Right. So you admit you've presented no evidence of your belief that Homeopathy works.
Did you forget what this was about? As laypersons, according to you, we must defer to the "domain experts" as you put it:
It is the rational thing for non-domain experts to be informed by the consensus of domain-experts
Why waste time with arguments and evidence when you believe that:
It's irrational for non-experts to form a opinion contradicted by the consensus of domain experts.
Best to skip the bickering and head straight to the library!
The only bit missing was how to figure out who the domain experts were. Fortunately, you have the "answer" for us -- at least for this specific topic:
The domain-experts on homeopathy are the scientists that have peer-reviewd papers in scientific journals on the topic of homeopathy.
So I find a few well-established peer-reviewed scientific journals from reputable publishers on the subject and upon reviewing a sample of recent articles, quite to my surprise, a clear consensus emerged: homeopathy was effective. This was great, as it might just show you why your pronouncement sounds so ridiculous to educated people!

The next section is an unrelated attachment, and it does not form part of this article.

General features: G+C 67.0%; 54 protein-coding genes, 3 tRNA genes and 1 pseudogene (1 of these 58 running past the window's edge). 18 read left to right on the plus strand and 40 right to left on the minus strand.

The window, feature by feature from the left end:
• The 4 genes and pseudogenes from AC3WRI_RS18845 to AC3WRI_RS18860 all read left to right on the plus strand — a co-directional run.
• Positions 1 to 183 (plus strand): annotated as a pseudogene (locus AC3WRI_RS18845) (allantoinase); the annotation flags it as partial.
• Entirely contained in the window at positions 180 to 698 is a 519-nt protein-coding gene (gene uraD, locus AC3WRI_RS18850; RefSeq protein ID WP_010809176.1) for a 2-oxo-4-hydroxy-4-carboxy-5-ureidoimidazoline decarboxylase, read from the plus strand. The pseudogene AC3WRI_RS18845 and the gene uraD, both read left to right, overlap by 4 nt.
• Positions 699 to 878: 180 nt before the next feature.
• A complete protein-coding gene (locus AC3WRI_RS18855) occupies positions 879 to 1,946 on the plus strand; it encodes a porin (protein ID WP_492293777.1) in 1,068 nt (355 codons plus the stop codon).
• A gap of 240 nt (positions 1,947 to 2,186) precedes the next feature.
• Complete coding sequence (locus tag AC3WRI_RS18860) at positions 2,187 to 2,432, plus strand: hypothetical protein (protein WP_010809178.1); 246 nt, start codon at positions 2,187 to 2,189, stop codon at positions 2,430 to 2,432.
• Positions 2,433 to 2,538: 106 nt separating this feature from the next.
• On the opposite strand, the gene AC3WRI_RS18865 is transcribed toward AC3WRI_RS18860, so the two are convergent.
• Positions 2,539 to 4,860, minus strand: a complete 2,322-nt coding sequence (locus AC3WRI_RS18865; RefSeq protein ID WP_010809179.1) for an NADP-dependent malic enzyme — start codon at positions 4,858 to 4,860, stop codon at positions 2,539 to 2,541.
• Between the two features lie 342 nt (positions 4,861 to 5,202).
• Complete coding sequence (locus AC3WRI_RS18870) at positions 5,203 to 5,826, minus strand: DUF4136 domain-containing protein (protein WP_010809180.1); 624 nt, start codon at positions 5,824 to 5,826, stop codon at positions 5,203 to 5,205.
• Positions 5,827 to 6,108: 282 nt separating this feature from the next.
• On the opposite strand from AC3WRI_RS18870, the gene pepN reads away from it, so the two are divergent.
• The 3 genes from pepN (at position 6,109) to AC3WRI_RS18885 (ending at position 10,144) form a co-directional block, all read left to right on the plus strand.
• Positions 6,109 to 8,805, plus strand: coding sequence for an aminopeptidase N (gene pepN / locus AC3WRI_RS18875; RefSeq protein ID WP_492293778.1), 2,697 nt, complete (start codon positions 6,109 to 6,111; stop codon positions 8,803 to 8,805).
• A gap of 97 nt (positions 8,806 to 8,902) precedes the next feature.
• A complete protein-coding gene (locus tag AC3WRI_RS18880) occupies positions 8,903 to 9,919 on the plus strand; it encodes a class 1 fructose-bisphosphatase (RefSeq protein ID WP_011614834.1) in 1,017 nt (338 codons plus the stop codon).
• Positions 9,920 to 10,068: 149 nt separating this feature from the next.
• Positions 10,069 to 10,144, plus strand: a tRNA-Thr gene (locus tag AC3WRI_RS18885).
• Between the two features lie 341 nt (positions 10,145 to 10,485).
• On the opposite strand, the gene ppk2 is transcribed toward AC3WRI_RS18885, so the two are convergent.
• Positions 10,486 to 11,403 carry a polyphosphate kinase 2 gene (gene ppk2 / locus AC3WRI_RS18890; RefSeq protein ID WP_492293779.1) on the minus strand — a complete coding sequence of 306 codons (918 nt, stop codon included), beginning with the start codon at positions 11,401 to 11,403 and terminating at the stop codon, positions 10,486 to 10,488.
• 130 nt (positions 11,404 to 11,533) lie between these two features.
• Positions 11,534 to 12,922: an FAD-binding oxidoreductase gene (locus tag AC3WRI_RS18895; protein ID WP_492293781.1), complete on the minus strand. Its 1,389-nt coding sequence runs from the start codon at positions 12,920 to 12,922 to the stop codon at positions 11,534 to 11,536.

But like the finger-print scanner farce, you just double down. Now you tell me:
A journal called "Homeopathy" is not a reputable scientific journal.
Apparently, you can tell from just the title alone! Can I assume that no scientific journal is reputable if it is named after the subject?
Tell me, what criteria a layperson should use to determine which journals are "reputable scientific journals" when looking to identify the "domain experts" in a given subject?